- Nuvasive, Inc. v. Madsen Medical, Inc. et. al, Case No. 13-2077 (S.D. Cal., Jan. 26, 2016): This case is particularly interesting because of the court’s retroactive application of the amended Rule 37(e) sanction standard after a prior ruling granting a sanction order under the pre-amendment Rule. Previously in the case, and prior to the effective date of the amended FRCP, certain of the Defendants filed a Motion for Sanctions against Plaintiff and obtained an order for an adverse inference instruction. After the effective date of the amended Federal Rules but prior to trial, Plaintiff filed a Motion to Vacate the order imposing the adverse inference instruction, based upon the argument that the stricter standard of intent in amended Rule 37(e) should be retroactively applied. The court agreed with the argument as to the retroactive application of the amended Rules, reviewed the amended 37(e) and held that Plaintiff’s actions did not meet the new standard requiring a finding of intent to deprive a party of use of information in litigation. The court made a further finding that no prejudice would result to Defendants in vacating the prior order for an adverse inference instruction and so granted the motion.
- Marten Transport, Ltd. V. Plattform Advertising, Inc., Case No. 14-02464 (D. Kansas, Feb. 8, 2016): In this Lanham Act case alleging trademark infringement and unfair competition, Plaintiff trucking company sued Defendant trucking websites operator for improperly using Plaintiff’s trademark and identifying information and posting Plaintiff’s job openings without authorization on Defendant’s websites. During discovery, it came to light that an employee of Plaintiff may have accessed Defendant’s customer access portal and placing the postings on Defendant’s websites. However, Plaintiff had destroyed the employee’s computer and therefore did not have her internet history. In response to Defendant’s motion for spoliation sanctions, Plaintiff claimed that at the time it destroyed the employee’s computer it did not know the internet history would be relevant to the litigation. In denying the motion for sanctions, the court held that the new Rule 37(e) required only reasonable steps toward preservation, not perfection, and that Plaintiff’s duty to preserve did not arise until defense counsel notified Plaintiff of the employee’s logins, which was after the computer had already been destroyed.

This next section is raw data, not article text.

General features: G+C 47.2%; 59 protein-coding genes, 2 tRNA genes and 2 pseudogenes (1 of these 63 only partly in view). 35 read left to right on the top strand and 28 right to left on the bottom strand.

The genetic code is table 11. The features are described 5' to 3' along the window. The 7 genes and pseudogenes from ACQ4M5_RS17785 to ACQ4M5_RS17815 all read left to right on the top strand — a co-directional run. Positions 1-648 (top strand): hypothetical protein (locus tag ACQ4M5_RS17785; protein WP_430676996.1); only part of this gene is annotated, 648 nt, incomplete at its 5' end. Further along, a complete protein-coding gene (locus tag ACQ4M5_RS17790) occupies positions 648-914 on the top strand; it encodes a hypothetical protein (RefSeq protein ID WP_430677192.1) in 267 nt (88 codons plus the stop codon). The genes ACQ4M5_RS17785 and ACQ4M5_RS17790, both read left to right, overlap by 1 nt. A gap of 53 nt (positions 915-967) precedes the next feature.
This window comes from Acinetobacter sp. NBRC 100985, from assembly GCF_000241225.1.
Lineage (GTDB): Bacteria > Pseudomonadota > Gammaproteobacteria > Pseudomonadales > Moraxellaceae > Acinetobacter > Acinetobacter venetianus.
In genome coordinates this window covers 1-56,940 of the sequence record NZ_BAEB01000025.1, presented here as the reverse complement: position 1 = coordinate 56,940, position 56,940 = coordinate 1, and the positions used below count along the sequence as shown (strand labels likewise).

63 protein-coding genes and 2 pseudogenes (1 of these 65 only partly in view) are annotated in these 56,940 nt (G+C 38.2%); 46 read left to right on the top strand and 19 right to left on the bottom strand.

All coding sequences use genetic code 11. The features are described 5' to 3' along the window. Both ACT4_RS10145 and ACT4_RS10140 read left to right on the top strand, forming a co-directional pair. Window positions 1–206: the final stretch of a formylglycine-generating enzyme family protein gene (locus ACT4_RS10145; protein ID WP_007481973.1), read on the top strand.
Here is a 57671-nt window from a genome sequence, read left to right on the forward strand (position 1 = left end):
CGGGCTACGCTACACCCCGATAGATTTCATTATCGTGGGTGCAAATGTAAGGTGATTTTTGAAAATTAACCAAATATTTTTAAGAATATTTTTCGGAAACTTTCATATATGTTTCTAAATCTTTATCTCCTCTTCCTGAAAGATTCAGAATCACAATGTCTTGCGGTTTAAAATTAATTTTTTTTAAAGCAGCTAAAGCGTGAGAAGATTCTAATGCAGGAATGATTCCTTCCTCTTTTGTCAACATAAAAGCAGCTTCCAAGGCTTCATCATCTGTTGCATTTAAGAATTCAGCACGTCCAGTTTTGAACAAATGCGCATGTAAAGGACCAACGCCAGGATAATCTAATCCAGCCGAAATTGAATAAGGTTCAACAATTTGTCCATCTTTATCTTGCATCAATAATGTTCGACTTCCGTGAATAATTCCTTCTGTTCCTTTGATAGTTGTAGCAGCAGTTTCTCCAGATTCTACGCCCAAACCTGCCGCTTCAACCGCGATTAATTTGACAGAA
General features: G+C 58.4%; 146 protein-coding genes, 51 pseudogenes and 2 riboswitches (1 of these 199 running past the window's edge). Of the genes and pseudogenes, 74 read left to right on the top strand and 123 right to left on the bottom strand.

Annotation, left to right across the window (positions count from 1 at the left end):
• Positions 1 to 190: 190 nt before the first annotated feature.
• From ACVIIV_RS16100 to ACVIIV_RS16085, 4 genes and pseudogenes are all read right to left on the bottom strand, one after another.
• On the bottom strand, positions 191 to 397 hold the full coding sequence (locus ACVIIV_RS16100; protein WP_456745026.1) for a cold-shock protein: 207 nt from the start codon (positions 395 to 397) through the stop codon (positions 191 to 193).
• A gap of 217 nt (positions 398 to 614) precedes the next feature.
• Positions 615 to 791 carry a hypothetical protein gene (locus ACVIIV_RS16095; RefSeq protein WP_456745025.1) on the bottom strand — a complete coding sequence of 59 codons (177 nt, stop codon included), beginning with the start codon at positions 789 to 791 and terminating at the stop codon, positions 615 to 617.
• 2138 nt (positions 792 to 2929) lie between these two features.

- InternMatch, Inc. v. Nxtbigthing, LLC, et. al., Case No. 14-05438 (N.D. Cal., Feb. 8, 2016): Defendants in this case claimed that electronic copies of potentially responsive documents could not be produced because the drives housing the data were destroyed by two separate electrical occurrences: a lightning strike on one day which destroyed the computer drive housing the original database, and a power surge years later during the pending litigation which destroyed a reconstructed database housed in the drive of a desktop computer. Plaintiff sought terminating sanctions. Applying the amended Rule 37(e), the court held that the destruction had been willful based upon its findings that Defendants’ representations about the power surge were not credible and that no effort had been made to try to recover data from the desktop computer after the alleged power surge. However, in deciding upon the scope of the order for sanctions, the court held that terminating sanctions were too severe since it could still resolve the case on its merits. The court instead ordered an adverse inference instruction against Defendants be given at trial, that Defendants be precluded from offering argument and testimony that the destroyed evidence supported a defense argument, and further ordered Defendants to make payment for the fees and costs incurred by Plaintiff in investigating the spoliation and bringing the motion for sanctions.
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Preservation of electronic documents is key in today’s digital world, and plaintiffs’ counsel need to stay on top of not only preservation, but also ways to recover destroyed records and avoid running afoul of Rule 37(e). Contact the plaintiff eDiscovery experts at ILS today to learn more about our litigation services.